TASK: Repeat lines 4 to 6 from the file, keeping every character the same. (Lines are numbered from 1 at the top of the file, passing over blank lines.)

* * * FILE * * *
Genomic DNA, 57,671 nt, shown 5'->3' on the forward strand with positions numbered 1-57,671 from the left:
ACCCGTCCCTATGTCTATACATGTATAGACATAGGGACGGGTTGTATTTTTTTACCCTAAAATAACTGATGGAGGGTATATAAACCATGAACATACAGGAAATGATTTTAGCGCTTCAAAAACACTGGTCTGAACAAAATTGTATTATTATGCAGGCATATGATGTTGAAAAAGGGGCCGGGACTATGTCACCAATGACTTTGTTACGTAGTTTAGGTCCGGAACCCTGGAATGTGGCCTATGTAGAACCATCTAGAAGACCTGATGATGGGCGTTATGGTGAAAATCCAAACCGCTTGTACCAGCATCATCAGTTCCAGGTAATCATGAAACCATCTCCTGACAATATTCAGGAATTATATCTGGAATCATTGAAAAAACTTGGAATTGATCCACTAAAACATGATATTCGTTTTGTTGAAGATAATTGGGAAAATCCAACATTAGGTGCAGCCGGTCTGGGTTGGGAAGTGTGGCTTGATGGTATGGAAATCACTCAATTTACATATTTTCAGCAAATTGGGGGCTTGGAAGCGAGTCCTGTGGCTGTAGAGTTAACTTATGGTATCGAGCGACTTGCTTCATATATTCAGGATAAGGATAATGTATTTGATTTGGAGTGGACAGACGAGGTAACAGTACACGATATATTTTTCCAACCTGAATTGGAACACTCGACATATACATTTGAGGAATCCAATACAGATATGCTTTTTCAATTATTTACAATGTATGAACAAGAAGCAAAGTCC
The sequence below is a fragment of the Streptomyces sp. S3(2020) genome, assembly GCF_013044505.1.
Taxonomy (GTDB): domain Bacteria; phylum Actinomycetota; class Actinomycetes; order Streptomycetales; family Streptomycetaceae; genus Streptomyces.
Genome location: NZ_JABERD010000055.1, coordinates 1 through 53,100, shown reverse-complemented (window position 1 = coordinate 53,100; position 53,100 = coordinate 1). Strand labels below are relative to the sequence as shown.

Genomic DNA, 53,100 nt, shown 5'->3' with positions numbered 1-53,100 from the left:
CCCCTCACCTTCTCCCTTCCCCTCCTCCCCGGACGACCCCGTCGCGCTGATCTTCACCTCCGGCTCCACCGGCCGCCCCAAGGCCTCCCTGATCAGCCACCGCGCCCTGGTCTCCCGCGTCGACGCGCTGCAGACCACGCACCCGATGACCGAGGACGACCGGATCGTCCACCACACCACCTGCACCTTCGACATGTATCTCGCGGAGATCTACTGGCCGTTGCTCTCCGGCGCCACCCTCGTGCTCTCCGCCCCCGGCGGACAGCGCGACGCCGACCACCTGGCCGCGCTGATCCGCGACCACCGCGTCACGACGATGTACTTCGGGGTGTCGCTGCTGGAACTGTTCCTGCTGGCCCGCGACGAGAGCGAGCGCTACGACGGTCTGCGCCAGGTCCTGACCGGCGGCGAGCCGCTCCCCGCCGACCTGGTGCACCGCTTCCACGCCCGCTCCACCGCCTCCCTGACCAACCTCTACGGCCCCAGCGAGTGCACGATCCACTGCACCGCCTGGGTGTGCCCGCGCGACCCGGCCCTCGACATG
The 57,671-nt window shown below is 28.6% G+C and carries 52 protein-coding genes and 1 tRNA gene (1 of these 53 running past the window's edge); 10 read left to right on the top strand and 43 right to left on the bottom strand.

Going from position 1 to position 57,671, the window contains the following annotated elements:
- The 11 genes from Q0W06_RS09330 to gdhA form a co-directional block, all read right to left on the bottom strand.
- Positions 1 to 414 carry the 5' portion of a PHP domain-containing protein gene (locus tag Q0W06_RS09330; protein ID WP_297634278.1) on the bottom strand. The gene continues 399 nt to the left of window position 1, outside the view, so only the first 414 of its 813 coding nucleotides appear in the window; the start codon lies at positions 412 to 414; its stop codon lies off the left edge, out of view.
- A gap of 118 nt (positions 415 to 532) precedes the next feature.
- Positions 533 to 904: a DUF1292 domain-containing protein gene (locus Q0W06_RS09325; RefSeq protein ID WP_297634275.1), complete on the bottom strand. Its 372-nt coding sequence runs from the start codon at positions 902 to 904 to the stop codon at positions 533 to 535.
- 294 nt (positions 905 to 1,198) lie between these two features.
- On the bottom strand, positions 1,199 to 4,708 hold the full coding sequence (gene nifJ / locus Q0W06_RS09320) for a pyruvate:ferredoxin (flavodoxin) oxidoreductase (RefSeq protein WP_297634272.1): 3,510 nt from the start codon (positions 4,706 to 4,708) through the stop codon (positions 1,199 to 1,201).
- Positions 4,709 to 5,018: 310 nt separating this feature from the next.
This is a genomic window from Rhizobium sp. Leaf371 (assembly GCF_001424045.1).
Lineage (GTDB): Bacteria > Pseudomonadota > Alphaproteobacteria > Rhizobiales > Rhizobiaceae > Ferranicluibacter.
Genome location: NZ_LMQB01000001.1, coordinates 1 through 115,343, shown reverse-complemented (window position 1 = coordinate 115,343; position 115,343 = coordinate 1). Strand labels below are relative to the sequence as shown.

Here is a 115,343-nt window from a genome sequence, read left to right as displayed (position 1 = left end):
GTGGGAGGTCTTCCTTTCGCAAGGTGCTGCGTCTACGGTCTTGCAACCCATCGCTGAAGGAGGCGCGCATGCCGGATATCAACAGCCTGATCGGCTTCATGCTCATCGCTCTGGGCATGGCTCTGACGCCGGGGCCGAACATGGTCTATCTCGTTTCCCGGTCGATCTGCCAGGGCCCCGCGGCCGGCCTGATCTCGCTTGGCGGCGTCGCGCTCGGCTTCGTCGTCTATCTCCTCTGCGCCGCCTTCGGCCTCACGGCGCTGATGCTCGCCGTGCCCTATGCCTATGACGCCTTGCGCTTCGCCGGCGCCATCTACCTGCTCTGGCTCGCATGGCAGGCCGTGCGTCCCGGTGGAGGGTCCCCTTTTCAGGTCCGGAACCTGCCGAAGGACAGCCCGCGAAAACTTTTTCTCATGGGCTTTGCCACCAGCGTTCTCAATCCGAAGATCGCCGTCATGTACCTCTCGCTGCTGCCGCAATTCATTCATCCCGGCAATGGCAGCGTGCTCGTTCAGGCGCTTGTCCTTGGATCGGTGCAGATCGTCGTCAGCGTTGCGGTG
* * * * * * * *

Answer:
Taxonomy (GTDB): domain Bacteria; phylum Actinomycetota; class Actinomycetes; order Streptomycetales; family Streptomycetaceae; genus Streptomyces.
Genome location: NZ_JABERD010000055.1, coordinates 1 through 53,100, shown reverse-complemented (window position 1 = coordinate 53,100; position 53,100 = coordinate 1). Strand labels below are relative to the sequence as shown.

Genomic DNA, 53,100 nt, shown 5'->3' with positions numbered 1-53,100 from the left: